John Updike once gave this sage advice about literary criticism: “Try to understand what the author wished to do, and do not blame him for not achieving what he did not attempt.” That same rule applies to eating dinner at The Mug on a crisp autumn night in Irvington, when a pieced-together table of 11 can manage to order almost everything on a menu that drifts from farm-raised pork tenderloins to soft-serve ice cream to wine by the (plastic) glass, and leave happily un-wowed. If this no-frills, family-friendly new kid on the block fails to blaze any epicurean trails, it did not attempt to do so, either.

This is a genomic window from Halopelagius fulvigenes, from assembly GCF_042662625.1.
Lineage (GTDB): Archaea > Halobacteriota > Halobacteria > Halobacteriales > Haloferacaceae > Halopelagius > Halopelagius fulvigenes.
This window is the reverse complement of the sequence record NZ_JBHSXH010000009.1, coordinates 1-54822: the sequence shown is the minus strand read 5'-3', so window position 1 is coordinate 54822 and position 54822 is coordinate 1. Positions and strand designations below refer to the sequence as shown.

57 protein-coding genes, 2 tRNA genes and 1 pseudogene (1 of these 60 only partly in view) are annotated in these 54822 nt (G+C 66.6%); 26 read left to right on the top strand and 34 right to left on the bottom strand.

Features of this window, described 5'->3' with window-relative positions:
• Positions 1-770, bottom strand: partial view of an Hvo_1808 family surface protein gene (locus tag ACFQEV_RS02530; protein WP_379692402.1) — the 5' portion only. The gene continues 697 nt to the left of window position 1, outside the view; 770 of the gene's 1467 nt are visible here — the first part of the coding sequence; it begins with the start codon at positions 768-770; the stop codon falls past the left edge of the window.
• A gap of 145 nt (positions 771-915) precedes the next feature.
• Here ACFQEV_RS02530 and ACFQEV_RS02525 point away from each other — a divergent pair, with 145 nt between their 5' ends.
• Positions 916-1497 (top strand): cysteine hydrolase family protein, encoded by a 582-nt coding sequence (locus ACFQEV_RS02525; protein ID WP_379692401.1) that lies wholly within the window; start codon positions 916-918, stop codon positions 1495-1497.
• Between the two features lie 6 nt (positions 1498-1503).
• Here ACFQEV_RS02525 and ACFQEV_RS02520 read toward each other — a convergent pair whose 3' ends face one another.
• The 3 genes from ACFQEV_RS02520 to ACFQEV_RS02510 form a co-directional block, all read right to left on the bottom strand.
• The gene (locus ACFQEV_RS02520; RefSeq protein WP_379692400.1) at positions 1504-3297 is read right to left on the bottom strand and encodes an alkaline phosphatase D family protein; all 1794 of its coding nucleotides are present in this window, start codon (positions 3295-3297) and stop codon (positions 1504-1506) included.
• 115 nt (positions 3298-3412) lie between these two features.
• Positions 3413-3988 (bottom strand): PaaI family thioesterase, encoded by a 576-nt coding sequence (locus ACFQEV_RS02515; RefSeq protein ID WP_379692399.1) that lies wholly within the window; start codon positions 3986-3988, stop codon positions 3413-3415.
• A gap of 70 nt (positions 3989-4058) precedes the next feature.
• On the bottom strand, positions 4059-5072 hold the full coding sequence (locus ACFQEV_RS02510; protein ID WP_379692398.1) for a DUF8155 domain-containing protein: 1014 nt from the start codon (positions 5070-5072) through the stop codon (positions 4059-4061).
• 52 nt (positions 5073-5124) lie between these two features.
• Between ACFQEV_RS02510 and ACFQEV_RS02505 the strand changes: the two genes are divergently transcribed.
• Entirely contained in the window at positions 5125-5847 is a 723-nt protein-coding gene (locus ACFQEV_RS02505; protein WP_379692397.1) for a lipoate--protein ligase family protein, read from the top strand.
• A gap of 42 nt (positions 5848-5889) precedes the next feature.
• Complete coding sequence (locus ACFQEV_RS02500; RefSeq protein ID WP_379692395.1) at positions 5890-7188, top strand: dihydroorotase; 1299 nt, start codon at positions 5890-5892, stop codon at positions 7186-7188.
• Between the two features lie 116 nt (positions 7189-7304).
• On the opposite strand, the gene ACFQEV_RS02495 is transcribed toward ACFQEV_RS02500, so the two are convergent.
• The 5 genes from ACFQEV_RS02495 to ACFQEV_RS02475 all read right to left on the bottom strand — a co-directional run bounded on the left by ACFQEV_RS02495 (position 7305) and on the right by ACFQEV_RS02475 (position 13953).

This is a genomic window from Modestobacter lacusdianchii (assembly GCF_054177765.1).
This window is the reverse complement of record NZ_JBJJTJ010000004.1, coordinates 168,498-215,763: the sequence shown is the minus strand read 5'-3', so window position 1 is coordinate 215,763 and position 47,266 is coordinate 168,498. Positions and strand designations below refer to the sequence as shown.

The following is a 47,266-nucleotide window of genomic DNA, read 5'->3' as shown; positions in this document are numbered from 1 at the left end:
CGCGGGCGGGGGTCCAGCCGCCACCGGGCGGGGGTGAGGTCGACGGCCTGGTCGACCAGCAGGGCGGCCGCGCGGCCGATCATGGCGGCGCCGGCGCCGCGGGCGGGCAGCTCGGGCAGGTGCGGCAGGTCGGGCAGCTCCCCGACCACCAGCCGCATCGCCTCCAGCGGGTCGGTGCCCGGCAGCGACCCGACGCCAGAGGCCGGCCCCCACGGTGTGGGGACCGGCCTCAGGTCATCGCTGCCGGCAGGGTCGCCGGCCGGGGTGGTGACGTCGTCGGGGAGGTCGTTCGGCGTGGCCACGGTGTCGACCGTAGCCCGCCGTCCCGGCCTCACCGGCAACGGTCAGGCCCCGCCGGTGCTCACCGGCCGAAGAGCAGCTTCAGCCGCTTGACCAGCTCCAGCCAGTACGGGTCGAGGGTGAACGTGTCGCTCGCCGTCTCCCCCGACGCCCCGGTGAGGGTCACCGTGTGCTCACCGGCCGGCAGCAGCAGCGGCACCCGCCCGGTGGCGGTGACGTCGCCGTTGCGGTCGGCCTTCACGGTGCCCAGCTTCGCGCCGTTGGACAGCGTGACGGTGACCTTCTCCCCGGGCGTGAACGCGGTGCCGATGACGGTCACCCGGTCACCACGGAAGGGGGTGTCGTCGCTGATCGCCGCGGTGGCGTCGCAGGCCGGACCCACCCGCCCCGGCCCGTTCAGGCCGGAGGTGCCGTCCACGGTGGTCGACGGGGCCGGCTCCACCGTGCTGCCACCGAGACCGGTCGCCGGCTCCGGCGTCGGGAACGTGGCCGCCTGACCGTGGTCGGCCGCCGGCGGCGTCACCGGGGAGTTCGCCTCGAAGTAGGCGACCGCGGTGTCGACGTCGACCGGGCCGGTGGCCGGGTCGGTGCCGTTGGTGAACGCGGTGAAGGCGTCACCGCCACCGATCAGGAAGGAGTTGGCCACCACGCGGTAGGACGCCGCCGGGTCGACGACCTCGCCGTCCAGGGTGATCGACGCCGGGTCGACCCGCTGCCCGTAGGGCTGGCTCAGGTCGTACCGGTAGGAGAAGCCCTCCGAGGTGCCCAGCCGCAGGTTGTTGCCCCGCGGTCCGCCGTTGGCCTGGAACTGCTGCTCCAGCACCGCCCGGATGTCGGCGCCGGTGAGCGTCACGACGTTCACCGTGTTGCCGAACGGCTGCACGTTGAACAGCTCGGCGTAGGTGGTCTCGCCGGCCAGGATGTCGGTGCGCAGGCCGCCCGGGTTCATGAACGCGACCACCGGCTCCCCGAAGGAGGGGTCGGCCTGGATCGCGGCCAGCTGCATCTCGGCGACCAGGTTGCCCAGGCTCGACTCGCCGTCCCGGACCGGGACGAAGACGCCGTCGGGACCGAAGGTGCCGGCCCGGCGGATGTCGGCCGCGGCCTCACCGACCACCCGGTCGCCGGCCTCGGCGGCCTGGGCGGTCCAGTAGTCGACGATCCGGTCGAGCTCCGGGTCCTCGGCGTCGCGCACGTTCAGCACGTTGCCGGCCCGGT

We happened to be just one of two big parties on that packed Sunday night—everyone crammed into a space no roomier than a community church meeting area, which is exactly what the 75-seat restaurant embedded in a historic eastside neighborhood used to be. The menu didn’t overpromise. Ketchup-tinged sloppy Joe meat topped a plump Kiply Dog. Shredded pork, ham, and bacon layered in the proper smashed proportion to Swiss cheese, pickles, mayo, and stone-ground mustard filled a pressed Cuban sandwich. Cold Sprecher root beer, sipped un-iced from waxed-paper cups, provided a sweet, smooth throwback to summer nights tucked under the awning of a drive-in. In fact, nostalgia is the key ingredient in nearly everything that comes out of The Mug’s bright, open-concept kitchen, including extra-creamy macaroni and cheese made with fat elbow noodles, and Styrofoam cups of diner-style coleslaw prepared as comfort food, with that familiar family pitch-in tinge of sweetness.